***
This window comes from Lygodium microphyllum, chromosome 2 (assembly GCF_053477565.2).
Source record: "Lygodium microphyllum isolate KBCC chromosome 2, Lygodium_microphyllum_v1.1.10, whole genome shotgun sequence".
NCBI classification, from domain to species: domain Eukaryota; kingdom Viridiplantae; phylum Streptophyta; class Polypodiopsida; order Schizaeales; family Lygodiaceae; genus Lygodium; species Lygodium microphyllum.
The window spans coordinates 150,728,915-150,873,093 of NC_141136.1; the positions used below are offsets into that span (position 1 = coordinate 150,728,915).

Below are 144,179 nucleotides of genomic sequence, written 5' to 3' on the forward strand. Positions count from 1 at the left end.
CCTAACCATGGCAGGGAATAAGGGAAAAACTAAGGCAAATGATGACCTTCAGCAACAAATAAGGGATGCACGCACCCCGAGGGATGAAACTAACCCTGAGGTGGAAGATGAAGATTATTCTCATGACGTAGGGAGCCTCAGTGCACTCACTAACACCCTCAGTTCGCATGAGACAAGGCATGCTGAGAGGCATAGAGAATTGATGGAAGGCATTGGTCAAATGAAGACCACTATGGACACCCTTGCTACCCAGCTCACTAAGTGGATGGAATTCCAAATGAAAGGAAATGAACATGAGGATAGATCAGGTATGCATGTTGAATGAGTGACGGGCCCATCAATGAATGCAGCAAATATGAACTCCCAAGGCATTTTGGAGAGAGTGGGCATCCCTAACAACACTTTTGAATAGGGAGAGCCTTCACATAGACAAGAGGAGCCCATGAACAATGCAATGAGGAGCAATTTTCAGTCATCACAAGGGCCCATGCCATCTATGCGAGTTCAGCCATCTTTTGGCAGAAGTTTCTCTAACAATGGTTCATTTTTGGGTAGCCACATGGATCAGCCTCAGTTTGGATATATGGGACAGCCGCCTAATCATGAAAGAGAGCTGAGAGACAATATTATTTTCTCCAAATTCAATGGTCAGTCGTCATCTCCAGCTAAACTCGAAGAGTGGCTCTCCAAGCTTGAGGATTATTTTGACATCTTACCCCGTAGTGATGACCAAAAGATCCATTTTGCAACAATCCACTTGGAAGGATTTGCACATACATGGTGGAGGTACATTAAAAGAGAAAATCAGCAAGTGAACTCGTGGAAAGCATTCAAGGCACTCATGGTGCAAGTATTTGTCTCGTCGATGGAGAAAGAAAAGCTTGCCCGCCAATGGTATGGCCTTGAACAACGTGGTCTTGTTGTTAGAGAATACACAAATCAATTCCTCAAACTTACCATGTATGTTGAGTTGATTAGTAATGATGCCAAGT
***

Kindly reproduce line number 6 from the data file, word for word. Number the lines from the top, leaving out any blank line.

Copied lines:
CCTAACCATGGCAGGGAATAAGGGAAAAACTAAGGCAAATGATGACCTTCAGCAACAAATAAGGGATGCACGCACCCCGAGGGATGAAACTAACCCTGAGGTGGAAGATGAAGATTATTCTCATGACGTAGGGAGCCTCAGTGCACTCACTAACACCCTCAGTTCGCATGAGACAAGGCATGCTGAGAGGCATAGAGAATTGATGGAAGGCATTGGTCAAATGAAGACCACTATGGACACCCTTGCTACCCAGCTCACTAAGTGGATGGAATTCCAAATGAAAGGAAATGAACATGAGGATAGATCAGGTATGCATGTTGAATGAGTGACGGGCCCATCAATGAATGCAGCAAATATGAACTCCCAAGGCATTTTGGAGAGAGTGGGCATCCCTAACAACACTTTTGAATAGGGAGAGCCTTCACATAGACAAGAGGAGCCCATGAACAATGCAATGAGGAGCAATTTTCAGTCATCACAAGGGCCCATGCCATCTATGCGAGTTCAGCCATCTTTTGGCAGAAGTTTCTCTAACAATGGTTCATTTTTGGGTAGCCACATGGATCAGCCTCAGTTTGGATATATGGGACAGCCGCCTAATCATGAAAGAGAGCTGAGAGACAATATTATTTTCTCCAAATTCAATGGTCAGTCGTCATCTCCAGCTAAACTCGAAGAGTGGCTCTCCAAGCTTGAGGATTATTTTGACATCTTACCCCGTAGTGATGACCAAAAGATCCATTTTGCAACAATCCACTTGGAAGGATTTGCACATACATGGTGGAGGTACATTAAAAGAGAAAATCAGCAAGTGAACTCGTGGAAAGCATTCAAGGCACTCATGGTGCAAGTATTTGTCTCGTCGATGGAGAAAGAAAAGCTTGCCCGCCAATGGTATGGCCTTGAACAACGTGGTCTTGTTGTTAGAGAATACACAAATCAATTCCTCAAACTTACCATGTATGTTGAGTTGATTAGTAATGATGCCAAGT